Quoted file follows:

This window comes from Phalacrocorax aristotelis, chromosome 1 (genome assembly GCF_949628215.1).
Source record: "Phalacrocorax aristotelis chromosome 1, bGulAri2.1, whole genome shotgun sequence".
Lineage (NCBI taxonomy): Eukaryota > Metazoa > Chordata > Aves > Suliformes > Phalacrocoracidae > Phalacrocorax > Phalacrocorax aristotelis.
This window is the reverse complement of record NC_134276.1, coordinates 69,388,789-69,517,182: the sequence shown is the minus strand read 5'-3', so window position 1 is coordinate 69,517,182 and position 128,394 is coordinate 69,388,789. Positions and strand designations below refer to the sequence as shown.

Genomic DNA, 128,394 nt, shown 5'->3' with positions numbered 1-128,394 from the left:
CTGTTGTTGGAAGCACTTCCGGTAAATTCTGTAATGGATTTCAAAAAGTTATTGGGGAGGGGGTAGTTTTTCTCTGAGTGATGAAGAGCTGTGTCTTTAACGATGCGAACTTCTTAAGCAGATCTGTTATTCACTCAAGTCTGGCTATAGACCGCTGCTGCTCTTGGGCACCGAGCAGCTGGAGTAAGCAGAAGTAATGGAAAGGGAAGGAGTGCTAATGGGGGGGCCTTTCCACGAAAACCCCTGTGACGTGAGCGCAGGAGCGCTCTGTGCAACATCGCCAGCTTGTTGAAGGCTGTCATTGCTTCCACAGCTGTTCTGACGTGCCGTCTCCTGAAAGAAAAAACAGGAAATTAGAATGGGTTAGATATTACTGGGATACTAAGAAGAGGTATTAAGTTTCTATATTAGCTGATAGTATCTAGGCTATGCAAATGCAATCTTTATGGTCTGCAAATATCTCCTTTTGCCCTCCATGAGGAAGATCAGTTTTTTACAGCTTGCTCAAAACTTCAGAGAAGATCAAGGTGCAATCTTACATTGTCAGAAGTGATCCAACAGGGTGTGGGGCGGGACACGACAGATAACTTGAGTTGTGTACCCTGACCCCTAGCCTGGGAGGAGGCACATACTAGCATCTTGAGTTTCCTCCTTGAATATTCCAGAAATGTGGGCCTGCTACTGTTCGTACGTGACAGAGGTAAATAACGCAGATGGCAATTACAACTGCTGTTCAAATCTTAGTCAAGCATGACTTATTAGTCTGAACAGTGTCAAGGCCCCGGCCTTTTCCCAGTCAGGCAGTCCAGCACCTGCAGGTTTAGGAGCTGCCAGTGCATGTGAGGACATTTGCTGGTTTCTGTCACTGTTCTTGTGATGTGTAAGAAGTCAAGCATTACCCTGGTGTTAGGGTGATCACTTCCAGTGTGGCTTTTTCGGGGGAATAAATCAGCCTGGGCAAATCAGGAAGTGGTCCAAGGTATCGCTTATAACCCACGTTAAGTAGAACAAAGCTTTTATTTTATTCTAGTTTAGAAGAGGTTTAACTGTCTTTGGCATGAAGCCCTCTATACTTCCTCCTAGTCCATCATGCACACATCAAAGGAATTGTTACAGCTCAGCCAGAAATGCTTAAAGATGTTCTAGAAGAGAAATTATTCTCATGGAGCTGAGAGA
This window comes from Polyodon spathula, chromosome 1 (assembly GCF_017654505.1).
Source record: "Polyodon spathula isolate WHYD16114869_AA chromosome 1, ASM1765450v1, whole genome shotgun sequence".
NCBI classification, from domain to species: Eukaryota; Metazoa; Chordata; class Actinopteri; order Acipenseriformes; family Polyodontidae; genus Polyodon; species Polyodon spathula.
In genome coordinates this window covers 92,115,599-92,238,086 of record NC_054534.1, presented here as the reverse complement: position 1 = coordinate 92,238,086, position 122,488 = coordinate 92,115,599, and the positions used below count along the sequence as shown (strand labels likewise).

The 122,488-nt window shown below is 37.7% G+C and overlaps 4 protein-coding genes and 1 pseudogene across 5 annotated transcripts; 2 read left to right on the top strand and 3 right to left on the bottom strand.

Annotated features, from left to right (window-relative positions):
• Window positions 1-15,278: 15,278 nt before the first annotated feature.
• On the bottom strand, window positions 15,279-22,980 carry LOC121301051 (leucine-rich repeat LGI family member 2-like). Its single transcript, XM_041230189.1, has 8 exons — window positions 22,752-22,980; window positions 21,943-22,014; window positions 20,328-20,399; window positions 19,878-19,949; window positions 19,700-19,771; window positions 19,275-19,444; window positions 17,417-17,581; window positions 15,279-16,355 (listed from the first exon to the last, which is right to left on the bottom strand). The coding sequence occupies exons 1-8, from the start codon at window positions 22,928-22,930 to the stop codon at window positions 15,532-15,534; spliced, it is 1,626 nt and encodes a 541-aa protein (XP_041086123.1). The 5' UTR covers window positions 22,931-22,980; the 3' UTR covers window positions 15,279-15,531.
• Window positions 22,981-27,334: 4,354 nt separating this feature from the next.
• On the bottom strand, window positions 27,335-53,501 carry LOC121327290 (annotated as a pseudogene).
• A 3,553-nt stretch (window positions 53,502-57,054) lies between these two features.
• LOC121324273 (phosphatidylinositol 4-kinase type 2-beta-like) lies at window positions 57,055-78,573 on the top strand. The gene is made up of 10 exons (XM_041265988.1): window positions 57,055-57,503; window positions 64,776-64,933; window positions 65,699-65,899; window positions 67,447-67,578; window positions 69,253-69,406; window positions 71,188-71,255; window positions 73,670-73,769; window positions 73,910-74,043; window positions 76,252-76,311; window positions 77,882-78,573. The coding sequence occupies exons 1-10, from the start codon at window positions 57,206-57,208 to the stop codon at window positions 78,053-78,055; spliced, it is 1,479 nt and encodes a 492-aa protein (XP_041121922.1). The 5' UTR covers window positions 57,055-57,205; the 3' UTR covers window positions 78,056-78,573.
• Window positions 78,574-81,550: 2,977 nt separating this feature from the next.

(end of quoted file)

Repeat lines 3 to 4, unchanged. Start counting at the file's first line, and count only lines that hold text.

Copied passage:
Lineage (NCBI taxonomy): Eukaryota > Metazoa > Chordata > Aves > Suliformes > Phalacrocoracidae > Phalacrocorax > Phalacrocorax aristotelis.
This window is the reverse complement of record NC_134276.1, coordinates 69,388,789-69,517,182: the sequence shown is the minus strand read 5'-3', so window position 1 is coordinate 69,517,182 and position 128,394 is coordinate 69,388,789. Positions and strand designations below refer to the sequence as shown.